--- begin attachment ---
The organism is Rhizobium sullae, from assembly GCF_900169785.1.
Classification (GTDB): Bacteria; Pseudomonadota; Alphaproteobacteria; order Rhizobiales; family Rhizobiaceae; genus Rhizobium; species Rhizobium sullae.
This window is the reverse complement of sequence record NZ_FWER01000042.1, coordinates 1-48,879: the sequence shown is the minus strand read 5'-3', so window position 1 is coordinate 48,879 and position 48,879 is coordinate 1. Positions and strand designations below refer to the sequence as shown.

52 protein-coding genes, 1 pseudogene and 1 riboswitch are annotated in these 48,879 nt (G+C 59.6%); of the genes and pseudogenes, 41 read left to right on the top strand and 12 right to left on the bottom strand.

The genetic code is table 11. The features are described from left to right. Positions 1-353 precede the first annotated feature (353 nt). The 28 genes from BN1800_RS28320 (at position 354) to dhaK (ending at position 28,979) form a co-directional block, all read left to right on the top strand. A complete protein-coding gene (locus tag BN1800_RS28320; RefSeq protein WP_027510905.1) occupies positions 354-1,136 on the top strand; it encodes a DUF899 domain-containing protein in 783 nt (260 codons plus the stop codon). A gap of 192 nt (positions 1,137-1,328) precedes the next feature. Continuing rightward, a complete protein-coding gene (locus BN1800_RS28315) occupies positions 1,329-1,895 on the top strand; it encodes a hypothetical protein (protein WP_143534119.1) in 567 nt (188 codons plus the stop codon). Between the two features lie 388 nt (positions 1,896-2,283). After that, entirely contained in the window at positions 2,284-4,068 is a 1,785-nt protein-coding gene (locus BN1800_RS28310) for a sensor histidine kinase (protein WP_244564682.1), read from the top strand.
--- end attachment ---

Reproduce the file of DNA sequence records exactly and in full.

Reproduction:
The organism is Rhizobium sullae, from assembly GCF_900169785.1.
Classification (GTDB): Bacteria; Pseudomonadota; Alphaproteobacteria; order Rhizobiales; family Rhizobiaceae; genus Rhizobium; species Rhizobium sullae.
This window is the reverse complement of sequence record NZ_FWER01000042.1, coordinates 1-48,879: the sequence shown is the minus strand read 5'-3', so window position 1 is coordinate 48,879 and position 48,879 is coordinate 1. Positions and strand designations below refer to the sequence as shown.

52 protein-coding genes, 1 pseudogene and 1 riboswitch are annotated in these 48,879 nt (G+C 59.6%); of the genes and pseudogenes, 41 read left to right on the top strand and 12 right to left on the bottom strand.

The genetic code is table 11. The features are described from left to right. Positions 1-353 precede the first annotated feature (353 nt). The 28 genes from BN1800_RS28320 (at position 354) to dhaK (ending at position 28,979) form a co-directional block, all read left to right on the top strand. A complete protein-coding gene (locus tag BN1800_RS28320; RefSeq protein WP_027510905.1) occupies positions 354-1,136 on the top strand; it encodes a DUF899 domain-containing protein in 783 nt (260 codons plus the stop codon). A gap of 192 nt (positions 1,137-1,328) precedes the next feature. Continuing rightward, a complete protein-coding gene (locus BN1800_RS28315) occupies positions 1,329-1,895 on the top strand; it encodes a hypothetical protein (protein WP_143534119.1) in 567 nt (188 codons plus the stop codon). Between the two features lie 388 nt (positions 1,896-2,283). After that, entirely contained in the window at positions 2,284-4,068 is a 1,785-nt protein-coding gene (locus BN1800_RS28310) for a sensor histidine kinase (protein WP_244564682.1), read from the top strand.